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Thursday, February 19, 2015

Innovative Lesson Ideas: Indian Boarding Schools and Football and Lobbying for a State Soil

Kristen Stigler at Longfellow School in Bozeman has a couple of cool projects going with her fourth graders.

Indian Boarding Schools and Football

As part of their study of Indian boarding schools (and in connection with reading Dr. Joe Medicin Crow's memoir, County Coup), her students listened a story on the recent Radiolab Podcast about football at Carlisle Indian School. Radiolab's website includes images of the Carlisle team as well as photos of Carlisle students on their arrival and after they received haircuts and suits. Students also searched digitized newspapers on Chronicling America to search for mentions of Carlisle football. After researching Carlisle football, they created their own historic newspaper headlines (mastheads and all) to report on the different Carlisle games. (Nifty technology for this is the Newspaper Clipping Generator.)

According to Kristen, this activity could work for intermediate or upper grades. She wrote, "it was just on the edge of being too hard, but my kids were so engaged that I went for it."

To expand on Kristen's lesson: It is not appropriate for elementary students, but high school teachers might want to adapt this lesson and have their students read "On Trial: The Washington R*dskins’ Wily Mascot—Coach William 'Lone Star' Dietz" by Linda M. Waggoner, published in Spring 2013 issue of Montana The Magazine of Western History.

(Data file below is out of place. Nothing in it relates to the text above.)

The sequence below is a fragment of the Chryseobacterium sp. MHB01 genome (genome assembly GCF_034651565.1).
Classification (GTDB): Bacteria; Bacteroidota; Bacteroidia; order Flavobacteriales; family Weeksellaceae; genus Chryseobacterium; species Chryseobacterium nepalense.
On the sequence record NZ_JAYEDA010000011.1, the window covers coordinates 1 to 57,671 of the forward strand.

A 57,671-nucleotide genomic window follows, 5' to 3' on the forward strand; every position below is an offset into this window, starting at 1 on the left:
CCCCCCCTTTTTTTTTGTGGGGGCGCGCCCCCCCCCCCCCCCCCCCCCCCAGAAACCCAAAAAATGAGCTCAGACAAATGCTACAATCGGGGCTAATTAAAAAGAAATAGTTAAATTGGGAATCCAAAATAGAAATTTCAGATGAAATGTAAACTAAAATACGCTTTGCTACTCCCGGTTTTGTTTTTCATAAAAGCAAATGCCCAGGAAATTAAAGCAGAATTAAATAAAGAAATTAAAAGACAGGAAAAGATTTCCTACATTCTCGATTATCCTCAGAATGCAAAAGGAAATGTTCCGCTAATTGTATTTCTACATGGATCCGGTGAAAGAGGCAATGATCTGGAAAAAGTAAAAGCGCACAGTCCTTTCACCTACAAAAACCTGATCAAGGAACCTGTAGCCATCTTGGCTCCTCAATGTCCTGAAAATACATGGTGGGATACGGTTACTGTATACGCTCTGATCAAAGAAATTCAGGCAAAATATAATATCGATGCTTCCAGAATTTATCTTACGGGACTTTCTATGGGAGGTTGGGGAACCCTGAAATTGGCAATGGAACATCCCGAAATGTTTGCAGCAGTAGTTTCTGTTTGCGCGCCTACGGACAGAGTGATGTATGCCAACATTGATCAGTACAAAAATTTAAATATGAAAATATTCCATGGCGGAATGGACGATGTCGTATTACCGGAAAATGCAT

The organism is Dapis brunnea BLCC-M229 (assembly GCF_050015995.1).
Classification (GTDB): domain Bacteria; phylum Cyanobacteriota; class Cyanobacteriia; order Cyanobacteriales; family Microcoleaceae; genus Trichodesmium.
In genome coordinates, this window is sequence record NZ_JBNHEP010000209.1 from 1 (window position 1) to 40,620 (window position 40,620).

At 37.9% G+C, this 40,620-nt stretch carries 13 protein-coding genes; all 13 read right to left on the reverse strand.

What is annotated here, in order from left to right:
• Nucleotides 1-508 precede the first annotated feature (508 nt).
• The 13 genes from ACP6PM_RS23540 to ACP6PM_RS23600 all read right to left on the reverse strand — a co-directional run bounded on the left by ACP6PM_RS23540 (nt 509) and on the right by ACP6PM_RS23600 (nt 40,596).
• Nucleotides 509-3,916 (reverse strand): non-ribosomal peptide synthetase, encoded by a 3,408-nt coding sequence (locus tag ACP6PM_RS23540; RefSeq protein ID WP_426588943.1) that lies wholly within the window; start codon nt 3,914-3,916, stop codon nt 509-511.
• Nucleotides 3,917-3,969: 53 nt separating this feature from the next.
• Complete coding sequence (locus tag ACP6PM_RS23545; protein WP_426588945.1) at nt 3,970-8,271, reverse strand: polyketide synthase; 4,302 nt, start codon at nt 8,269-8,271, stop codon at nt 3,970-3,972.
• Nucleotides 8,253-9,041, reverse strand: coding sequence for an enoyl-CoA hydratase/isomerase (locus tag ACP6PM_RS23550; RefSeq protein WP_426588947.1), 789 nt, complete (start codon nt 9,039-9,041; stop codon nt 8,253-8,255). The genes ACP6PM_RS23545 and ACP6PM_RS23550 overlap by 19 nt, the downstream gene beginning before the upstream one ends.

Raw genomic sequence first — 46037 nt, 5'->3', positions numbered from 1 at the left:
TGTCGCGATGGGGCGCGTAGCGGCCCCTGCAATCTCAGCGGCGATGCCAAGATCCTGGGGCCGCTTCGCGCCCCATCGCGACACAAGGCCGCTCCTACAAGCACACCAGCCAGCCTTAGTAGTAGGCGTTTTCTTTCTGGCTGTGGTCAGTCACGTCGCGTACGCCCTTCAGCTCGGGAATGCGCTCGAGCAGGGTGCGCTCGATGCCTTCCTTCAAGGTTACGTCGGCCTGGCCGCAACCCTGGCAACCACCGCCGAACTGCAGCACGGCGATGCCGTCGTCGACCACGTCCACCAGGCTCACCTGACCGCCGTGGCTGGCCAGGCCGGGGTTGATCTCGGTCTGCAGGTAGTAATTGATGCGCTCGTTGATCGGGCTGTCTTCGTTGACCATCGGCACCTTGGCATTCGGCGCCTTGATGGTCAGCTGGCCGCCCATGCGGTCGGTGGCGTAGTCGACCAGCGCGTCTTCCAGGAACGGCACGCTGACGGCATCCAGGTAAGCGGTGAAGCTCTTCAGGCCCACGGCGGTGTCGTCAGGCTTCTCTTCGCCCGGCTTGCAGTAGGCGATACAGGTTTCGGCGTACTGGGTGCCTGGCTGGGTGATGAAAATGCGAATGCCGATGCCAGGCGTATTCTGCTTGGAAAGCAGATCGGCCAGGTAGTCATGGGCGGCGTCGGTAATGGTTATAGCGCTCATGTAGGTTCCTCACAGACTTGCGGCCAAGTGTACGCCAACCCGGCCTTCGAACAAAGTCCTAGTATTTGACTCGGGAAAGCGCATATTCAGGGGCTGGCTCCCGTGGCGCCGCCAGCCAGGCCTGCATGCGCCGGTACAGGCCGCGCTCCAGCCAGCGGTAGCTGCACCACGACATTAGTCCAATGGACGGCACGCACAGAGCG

Lobbying for a State Soil

Kristen's kids are also engaged in working to getting SB 176 through the legislative branch. She writes, "we are asking the state to name the Scobey Soils as our new state symbol. Twenty-one other states have an official state soil, and our state is the only one with an agriculture-based economy that does not have an official state soil. Agriculture accounts for $4.7 billion revenue for our state, much of that grown on Scobey Soil.

We have made it through the Senate (narrowly), and we're on to the House. Our students (along with experts, scientists, and more) testified at the hearing and were really impressive.

You can find out more about this project from their website MontanaSoil.weebly.com. Kristen writes, "we would appreciate any teachers who would be willing to have their students (or parent community) write to representatives to support SB 176. Also linked through our website are soil activities and information on the importance of soil to our environment."

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